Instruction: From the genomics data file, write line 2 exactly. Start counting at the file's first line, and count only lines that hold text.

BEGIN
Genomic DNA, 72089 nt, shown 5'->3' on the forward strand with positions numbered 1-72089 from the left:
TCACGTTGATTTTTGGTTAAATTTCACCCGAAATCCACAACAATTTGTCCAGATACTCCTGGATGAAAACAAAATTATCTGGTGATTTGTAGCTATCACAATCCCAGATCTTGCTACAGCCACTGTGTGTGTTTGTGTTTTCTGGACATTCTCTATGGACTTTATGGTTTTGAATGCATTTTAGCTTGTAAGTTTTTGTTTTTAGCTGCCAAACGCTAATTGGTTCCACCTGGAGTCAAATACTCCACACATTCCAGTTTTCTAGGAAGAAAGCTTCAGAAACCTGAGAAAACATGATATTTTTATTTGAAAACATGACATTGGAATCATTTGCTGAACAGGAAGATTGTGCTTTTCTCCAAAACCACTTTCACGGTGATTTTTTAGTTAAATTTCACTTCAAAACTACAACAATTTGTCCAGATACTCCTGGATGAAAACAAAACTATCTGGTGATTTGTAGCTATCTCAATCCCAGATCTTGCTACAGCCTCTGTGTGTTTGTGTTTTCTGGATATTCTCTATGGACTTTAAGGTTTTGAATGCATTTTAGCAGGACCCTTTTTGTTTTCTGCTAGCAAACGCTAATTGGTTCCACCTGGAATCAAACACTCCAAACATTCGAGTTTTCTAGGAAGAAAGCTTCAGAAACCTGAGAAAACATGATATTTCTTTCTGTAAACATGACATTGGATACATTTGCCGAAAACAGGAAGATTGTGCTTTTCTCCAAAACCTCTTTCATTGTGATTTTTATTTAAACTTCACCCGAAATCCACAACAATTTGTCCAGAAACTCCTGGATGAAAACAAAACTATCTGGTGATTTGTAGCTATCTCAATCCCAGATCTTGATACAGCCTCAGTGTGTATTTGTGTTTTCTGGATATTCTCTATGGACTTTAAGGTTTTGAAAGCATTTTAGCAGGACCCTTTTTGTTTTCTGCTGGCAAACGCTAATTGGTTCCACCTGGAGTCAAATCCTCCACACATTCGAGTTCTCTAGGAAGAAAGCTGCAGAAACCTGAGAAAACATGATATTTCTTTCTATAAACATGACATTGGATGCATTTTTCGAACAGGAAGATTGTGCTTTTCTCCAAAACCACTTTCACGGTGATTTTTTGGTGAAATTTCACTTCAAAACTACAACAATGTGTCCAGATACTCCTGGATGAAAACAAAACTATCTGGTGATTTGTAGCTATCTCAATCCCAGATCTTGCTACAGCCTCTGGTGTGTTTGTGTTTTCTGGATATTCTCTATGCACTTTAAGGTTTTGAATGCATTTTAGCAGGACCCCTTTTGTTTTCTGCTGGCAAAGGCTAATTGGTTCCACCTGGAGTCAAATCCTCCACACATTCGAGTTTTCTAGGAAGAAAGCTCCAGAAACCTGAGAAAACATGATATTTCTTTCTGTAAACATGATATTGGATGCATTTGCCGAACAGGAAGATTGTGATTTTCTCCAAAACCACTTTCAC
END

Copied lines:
TCACGTTGATTTTTGGTTAAATTTCACCCGAAATCCACAACAATTTGTCCAGATACTCCTGGATGAAAACAAAATTATCTGGTGATTTGTAGCTATCACAATCCCAGATCTTGCTACAGCCACTGTGTGTGTTTGTGTTTTCTGGACATTCTCTATGGACTTTATGGTTTTGAATGCATTTTAGCTTGTAAGTTTTTGTTTTTAGCTGCCAAACGCTAATTGGTTCCACCTGGAGTCAAATACTCCACACATTCCAGTTTTCTAGGAAGAAAGCTTCAGAAACCTGAGAAAACATGATATTTTTATTTGAAAACATGACATTGGAATCATTTGCTGAACAGGAAGATTGTGCTTTTCTCCAAAACCACTTTCACGGTGATTTTTTAGTTAAATTTCACTTCAAAACTACAACAATTTGTCCAGATACTCCTGGATGAAAACAAAACTATCTGGTGATTTGTAGCTATCTCAATCCCAGATCTTGCTACAGCCTCTGTGTGTTTGTGTTTTCTGGATATTCTCTATGGACTTTAAGGTTTTGAATGCATTTTAGCAGGACCCTTTTTGTTTTCTGCTAGCAAACGCTAATTGGTTCCACCTGGAATCAAACACTCCAAACATTCGAGTTTTCTAGGAAGAAAGCTTCAGAAACCTGAGAAAACATGATATTTCTTTCTGTAAACATGACATTGGATACATTTGCCGAAAACAGGAAGATTGTGCTTTTCTCCAAAACCTCTTTCATTGTGATTTTTATTTAAACTTCACCCGAAATCCACAACAATTTGTCCAGAAACTCCTGGATGAAAACAAAACTATCTGGTGATTTGTAGCTATCTCAATCCCAGATCTTGATACAGCCTCAGTGTGTATTTGTGTTTTCTGGATATTCTCTATGGACTTTAAGGTTTTGAAAGCATTTTAGCAGGACCCTTTTTGTTTTCTGCTGGCAAACGCTAATTGGTTCCACCTGGAGTCAAATCCTCCACACATTCGAGTTCTCTAGGAAGAAAGCTGCAGAAACCTGAGAAAACATGATATTTCTTTCTATAAACATGACATTGGATGCATTTTTCGAACAGGAAGATTGTGCTTTTCTCCAAAACCACTTTCACGGTGATTTTTTGGTGAAATTTCACTTCAAAACTACAACAATGTGTCCAGATACTCCTGGATGAAAACAAAACTATCTGGTGATTTGTAGCTATCTCAATCCCAGATCTTGCTACAGCCTCTGGTGTGTTTGTGTTTTCTGGATATTCTCTATGCACTTTAAGGTTTTGAATGCATTTTAGCAGGACCCCTTTTGTTTTCTGCTGGCAAAGGCTAATTGGTTCCACCTGGAGTCAAATCCTCCACACATTCGAGTTTTCTAGGAAGAAAGCTCCAGAAACCTGAGAAAACATGATATTTCTTTCTGTAAACATGATATTGGATGCATTTGCCGAACAGGAAGATTGTGATTTTCTCCAAAACCACTTTCAC